Trip to Uvurkhangai and Arkhangai

9 Days
Between May to September 2022
Price includes
  • Airport / hotel / airport transfers
  • hotel** in Ulaanbaatar, breakfast included
  • Full board during the excursion
  • Mineral water
  • camp of comfortable yurts with hot shower
  • nights at homestay, under yurt of hosts
  • Travel in comfortable Japanese 4x4 + driver
  • Essence
  • English-speaking guide
  • Local guides during hikes
  • Entrance fees to the parks and museums mentioned
  • Fishing permits
  • Authorization to enter border areas
  • Traditional show
  • Kitchen equipment (camping tables and chairs) and sleeping equipment (down)
Price excludes
  •   Transport international
  •   Passport & Visa Fees
  •   Repatriation insurance
  •   Travel insurance
  •   Extra drinks / alcohols
  •   Meals in Ulaanbaatar
  •   Calls
  •   Any excursion not mentioned in the program

Day 1 Ulaanbaatar

Arrival on Ulaanbaatar. Transfer to the hotel. Lunch in a Mongolian restaurant  to discover local dishes. In the evening planned a traditional show.

Ulaanbaatar (in Mongolian: "Red Hero") is the capital of Mongolia. It is at the same time the political, economic, industrial, scientific and cultural center. Administratively, it has the status, unique in the country, of  municipality, comparable to that of province.

The city, which stretches from east to west at the bottom of the valley of the Tula River, over twenty kilometers, brings together more than a million inhabitants, more than a third of the country's population.

The city changed its name several times in its history; at its creation in 1639, örgöö  which gives the famous translation  Urga, in 1651 Nomyn khüree , in 1706  Ikh khüree , in 1912 Niislel khüree  and finally in 1924, the current name, Ulaanbaatar.

Ulaanbaatar is located 522 km  south-southeast of Irkutsk, Russia,1,170  km northwest of  Beijing,1,557  km  east-northeast of Ürümqi, China and 4,635  km  east-southeast of  Moscow. The city is built along the Tula River, a stream belonging to the Selenge sub-basin. To the southeast of the city is the  Choybalsan Uul,a small regional massif culminating at 2,261 m and belonging to the Khentii Mountains. The latter mountainous set, more important, limits the Tula Valley to the north and continues to Russia.

Ulaanbaatar is the coldest capital of the world, it benefits a continental climate froid and  dry.  Winter is cold and long while summer is short and cool. Almost all precipitation occurs in summer

Day 2 Ulaanbaatar-Mini Gobi-Karakorum

Ulaanbaatar-Mini Gobi-Karakorum-Erdenezuu 360km

Departure for Karakorum en route we will pass through  a place called Mini Gobi is an 80 km long sand dune that extends west of Khogno Khan mountain, starting on the west side of Batkhaan mountain, crossing the territory of Erdenesant village of the Tuv region, Burd village of Uvurkhangai region and Rashaant village of Bulgan region. The main road divides this sand dune, the southern part is called Mongolian sand and the northern part is called Khogno tarna sand. Under the influence of the Tarna River, the sand is wet and shrubs like willow, elm grow there. The landscape is very varied here.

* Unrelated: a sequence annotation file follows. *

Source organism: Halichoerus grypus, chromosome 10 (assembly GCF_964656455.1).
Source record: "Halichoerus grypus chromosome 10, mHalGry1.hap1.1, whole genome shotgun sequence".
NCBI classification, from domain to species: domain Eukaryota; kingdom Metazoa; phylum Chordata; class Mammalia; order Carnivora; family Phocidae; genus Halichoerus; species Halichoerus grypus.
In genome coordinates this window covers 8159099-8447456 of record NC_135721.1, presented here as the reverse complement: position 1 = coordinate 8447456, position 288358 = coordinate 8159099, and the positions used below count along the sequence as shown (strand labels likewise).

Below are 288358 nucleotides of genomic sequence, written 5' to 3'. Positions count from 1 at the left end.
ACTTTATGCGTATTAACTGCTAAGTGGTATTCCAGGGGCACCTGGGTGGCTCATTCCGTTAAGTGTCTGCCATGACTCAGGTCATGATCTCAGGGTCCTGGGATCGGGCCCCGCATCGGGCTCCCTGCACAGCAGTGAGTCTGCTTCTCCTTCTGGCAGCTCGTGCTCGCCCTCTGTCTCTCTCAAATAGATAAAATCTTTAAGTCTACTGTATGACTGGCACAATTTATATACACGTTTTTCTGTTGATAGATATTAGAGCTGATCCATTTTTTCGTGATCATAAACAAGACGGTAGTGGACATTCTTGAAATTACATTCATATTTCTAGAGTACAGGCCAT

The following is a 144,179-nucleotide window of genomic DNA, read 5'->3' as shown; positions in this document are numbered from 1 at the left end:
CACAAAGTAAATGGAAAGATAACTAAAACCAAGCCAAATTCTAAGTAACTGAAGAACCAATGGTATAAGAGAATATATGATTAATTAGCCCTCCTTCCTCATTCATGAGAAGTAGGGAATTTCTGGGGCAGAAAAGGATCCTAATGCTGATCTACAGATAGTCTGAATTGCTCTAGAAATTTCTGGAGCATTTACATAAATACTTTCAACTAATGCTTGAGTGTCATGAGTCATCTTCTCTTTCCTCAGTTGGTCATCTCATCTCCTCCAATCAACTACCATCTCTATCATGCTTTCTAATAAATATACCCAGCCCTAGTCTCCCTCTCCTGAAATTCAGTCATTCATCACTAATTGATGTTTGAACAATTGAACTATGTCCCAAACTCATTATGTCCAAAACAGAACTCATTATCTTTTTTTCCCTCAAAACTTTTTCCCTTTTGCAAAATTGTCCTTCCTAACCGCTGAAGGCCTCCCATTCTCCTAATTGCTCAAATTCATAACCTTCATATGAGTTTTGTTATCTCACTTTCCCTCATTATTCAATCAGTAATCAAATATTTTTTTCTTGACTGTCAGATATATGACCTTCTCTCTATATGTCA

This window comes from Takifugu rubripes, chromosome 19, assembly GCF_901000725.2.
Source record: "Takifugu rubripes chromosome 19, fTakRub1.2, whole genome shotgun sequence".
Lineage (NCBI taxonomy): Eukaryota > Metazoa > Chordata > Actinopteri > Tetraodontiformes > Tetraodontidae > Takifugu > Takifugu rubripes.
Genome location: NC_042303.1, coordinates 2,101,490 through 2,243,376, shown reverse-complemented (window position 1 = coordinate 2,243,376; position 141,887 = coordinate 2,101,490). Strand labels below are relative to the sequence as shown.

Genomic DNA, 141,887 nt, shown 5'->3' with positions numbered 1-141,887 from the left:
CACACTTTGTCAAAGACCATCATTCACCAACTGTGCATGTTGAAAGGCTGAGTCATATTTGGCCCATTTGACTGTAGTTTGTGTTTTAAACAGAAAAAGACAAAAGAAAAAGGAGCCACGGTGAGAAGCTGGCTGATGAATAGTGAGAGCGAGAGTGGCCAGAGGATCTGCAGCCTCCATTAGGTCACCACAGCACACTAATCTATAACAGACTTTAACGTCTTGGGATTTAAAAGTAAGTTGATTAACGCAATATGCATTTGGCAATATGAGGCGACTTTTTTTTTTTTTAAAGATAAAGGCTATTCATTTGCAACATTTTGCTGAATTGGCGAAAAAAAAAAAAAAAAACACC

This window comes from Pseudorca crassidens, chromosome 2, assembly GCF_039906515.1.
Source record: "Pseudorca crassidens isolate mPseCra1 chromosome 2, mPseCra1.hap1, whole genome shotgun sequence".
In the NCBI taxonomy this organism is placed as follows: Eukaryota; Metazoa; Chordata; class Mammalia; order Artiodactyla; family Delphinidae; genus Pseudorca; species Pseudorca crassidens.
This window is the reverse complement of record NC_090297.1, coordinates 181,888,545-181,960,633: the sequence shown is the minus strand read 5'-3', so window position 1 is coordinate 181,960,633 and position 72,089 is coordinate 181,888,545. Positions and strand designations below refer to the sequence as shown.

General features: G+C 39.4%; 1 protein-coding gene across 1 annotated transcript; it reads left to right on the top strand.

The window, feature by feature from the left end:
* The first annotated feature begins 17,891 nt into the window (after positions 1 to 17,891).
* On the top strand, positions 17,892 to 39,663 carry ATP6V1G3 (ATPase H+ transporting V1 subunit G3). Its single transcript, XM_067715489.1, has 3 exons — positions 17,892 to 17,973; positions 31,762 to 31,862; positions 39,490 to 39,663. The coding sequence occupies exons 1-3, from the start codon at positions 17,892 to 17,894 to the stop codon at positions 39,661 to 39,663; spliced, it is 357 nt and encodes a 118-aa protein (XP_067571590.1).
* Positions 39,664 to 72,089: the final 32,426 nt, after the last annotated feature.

The capital of the Mongol Empire

In the early thirteenth century, Genghis Khan established Mongol rule over a territory that stretched from the Pacific to the  Caspian Sea, founding an empire that included the steppes of Mongolia, Korea, North China,  and part of Central Asia. This empire is initially devoid of a capital because the Mongols are nomads.

Around 1220, Genghis Khan  established his base camp, leaving women and central administration during his military campaigns, on the site of Karakorum (name meaning "black rock"), located at the foot of the Khangai Mountains on the left bank of the Orkhon atributary of the Selenge. Karakorum is a significant site, some 25 km from the ancient Uyghur capital Qara Balgassun (VIIIth  century).

Genghis Khan died in 1227 and was succeeded by his son Ögödei,  who around 1235 began work on transforming the Karakorum into a capital city. A wall was built, because it was the symbol of any city. Later, Marco Polo  mentions a simple earthen embankment and Guillaume de Rubrouck a brick wall. Four doors open on the four cardinal points. Two huge granite statues depicting turtles, with Sinisant-style inscriptions, adorn the East Gate that leads to China.

Karakorum is open to all religions and peoples of the Empire. Its inhabitants are almost all foreigners, because the Mongols refuse to settle down. Two large districts dominate: that of the Chinese and that of the Saracens, mainly craftsmen and artists. The Mongolian capital shows a high quality of life. Archaeologists have spotted hot air heating systems, irrigation canals and water supply. Agriculture appears near the city to feed the inhabitants, but Karakorum depends on agricultural imports from China.

The imperial palace, called Qarchi ("castle") by the Mongols and Wan-an kung ("Palace of the Thousand Tranquility") by the Chinese, rises in the center of a courtyard surrounded by several enclosures, the largest measuring 200 meters by 225. A mound 28 meters high hosts the imperial yurt. Guillaume de Rubrouck reports that the palace itself adopted a basilical plan with five naves, separated by large wooden pillars. The great khan sits at the bedside, sitting like a god above the subjects on a podium with two access stairs. But the Mongolian palace remains on the whole very simple. It reflects the hesitant first steps of a people who still know nothing about architecture and urban planning.

In 1256 Möngke,the fourth great khan, built a huge five-storey stupa, one hundred meters high, which revealed the favors that the Mongols granted to Buddhism.

Visit to the Monastery of Erdenezuu

Once we have arrived on site we will visit the most beautiful and oldest Buddhist monastery Erdenezuu built between 1585 and 1586. The stones from the ruins of Karakorum  were used in the construction. It is surrounded by a wall presenting 108  stupas,108 is a sacred number in Buddhism, and the number of pearls in a Buddhist rosary (mala). The monastery was damaged by war in the 1680s, but was rebuilt in the eighteenth  century and by 1872 it included 62 complete temples inside.